Note to Elizabeth Miller of the Denver Post: when writing a “fact check” about political candidates, you should probably try to make sure that your own statements are correct.
Consider Miller’s snarky — and obviously false — statement about the founders’ beliefs: “[U.S. Senate candidate Ken] Buck called the [Social Security] program unsustainable, and said he didn’t think the nation’s founders intended to have a program like Social Security (let’s recall that these people hadn’t conceived of a fire department or a postal service, either).”
I do not know the founders’ specific views on fire departments, but no serious person thinks they “hadn’t conceived of fire departments.” [August 17 update: a reader sent in a link about Benjamin Franklin’s firefighting efforts.] But regarding the postal service, we have readily available evidence. Perhaps Miller has heard of a little document called the U.S. Constitution, which contains the following line (Article I, Section 8): “The Congress shall have Power To… establish Post Offices and Post Roads…”
A review of the source Miller reviews, John King’s interview with Buck, clarifies that Buck made no mention of fire departments or the postal service.
Miller’s comment is not only stupid in content, it is wildly out of place. (I suppose it’s possible that an editor inserted the comment. If so, Miller, whose name appears on the piece, can take it up with the editor. If the line is indeed Miller’s, then her editor should take up the matter with her.) A “fact check” article is supposed to evaluate the claims of a candidate, not insert the writer’s own editorial remarks.
In fact, America’s founders did not envision Social Security or anything like it. Indeed, they did not envision a federal welfare state, which is almost entirely the product of the past century. Social Security dates from 1935. So Buck’s statement on the founders’ views is entirely correct, which is all that should concern Miller for the piece in question.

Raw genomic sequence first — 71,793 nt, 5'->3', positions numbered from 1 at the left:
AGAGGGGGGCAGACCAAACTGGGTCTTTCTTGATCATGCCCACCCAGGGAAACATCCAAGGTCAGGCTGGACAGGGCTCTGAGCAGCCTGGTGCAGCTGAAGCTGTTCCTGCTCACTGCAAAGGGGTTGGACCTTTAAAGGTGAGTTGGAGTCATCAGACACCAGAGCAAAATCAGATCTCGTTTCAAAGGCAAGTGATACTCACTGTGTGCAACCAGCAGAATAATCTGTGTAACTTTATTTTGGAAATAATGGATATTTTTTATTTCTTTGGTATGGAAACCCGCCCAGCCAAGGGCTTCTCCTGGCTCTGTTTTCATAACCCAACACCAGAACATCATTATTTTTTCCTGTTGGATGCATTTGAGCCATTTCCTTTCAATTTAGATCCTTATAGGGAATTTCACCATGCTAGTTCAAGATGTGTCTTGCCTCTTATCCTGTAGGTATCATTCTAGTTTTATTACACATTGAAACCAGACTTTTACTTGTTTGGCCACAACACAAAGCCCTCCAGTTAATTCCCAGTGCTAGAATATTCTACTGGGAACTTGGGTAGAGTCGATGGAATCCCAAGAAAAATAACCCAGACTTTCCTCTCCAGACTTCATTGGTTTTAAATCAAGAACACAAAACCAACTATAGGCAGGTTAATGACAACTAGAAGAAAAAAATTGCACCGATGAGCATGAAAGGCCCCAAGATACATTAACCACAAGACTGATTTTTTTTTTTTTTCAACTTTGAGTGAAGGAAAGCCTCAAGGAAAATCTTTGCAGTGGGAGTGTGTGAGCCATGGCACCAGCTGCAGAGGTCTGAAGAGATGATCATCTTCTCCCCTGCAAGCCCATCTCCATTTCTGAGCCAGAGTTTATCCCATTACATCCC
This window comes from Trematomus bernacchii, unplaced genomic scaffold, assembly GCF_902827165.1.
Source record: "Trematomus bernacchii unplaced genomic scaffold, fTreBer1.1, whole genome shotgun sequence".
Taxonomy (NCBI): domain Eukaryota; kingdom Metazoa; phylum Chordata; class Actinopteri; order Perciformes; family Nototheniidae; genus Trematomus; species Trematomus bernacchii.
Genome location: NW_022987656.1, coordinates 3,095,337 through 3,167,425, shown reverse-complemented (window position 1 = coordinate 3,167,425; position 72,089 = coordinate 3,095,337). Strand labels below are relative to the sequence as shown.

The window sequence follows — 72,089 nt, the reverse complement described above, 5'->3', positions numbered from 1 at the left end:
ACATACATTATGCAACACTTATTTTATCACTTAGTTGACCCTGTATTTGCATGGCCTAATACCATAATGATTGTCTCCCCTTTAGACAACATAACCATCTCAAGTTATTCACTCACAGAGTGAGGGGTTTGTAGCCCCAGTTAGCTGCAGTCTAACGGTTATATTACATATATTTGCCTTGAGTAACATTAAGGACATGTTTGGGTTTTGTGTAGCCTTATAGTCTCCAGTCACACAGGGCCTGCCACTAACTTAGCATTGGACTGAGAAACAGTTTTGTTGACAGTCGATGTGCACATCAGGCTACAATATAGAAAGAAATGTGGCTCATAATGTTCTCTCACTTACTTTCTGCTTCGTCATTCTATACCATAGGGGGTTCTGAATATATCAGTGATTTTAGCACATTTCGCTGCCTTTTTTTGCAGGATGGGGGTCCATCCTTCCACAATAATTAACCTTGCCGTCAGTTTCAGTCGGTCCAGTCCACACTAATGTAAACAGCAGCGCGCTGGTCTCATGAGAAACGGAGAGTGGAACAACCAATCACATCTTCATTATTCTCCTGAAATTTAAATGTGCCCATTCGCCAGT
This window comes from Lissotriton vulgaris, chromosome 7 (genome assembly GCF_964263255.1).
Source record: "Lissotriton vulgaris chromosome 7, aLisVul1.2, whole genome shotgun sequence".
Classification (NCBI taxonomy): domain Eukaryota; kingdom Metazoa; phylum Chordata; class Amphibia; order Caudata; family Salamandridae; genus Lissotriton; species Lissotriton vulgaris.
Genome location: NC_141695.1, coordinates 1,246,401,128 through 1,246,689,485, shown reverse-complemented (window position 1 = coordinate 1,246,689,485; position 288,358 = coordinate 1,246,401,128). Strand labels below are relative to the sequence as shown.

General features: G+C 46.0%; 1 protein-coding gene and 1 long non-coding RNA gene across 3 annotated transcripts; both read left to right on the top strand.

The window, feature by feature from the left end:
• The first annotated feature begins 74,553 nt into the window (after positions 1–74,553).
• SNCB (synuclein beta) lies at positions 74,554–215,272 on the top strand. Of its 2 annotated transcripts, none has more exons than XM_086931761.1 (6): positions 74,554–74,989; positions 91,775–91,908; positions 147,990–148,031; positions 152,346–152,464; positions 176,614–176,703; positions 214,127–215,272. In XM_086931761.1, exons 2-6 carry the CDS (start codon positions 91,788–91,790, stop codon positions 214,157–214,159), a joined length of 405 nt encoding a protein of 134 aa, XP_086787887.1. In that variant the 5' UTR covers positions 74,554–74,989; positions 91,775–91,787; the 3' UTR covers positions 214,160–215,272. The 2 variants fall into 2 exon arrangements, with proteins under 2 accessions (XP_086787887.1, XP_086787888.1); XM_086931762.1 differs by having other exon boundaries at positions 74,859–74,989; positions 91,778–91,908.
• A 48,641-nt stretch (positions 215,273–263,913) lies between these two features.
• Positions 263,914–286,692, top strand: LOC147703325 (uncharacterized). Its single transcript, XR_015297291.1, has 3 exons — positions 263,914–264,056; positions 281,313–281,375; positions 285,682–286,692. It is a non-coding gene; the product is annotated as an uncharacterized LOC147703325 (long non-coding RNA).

It is true that, at times, Buck has seemed to criticize Social Security per se, as when he said “the idea that the federal government should be running… retirement… is fundamentally against what I believe and that is that the private sector runs programs like that far better.” However, it is possible to think that while still advocating reform to save the system now that it is in existence, and that is Buck’s stated view.
I’m surprised that Miller does not reference Buck’s interview with the Denver Post’s own editorial board, which I have reviewed, in which Buck offers a specific plan for reforming Social Security.
To briefly review my own positions, I have indeed called for the privatization of the Post Office. I absolutely oppose the misnamed plan to “privatize” Social Security by transferring a portion of the funds to government-managed investment accounts. Instead, I want to truly privatize retirement planning by slowly phasing out Social Security by incrementally and continually raising the pay-out age. Perhaps Miller will note the difference between stating one’s own views and evaluating the views of others.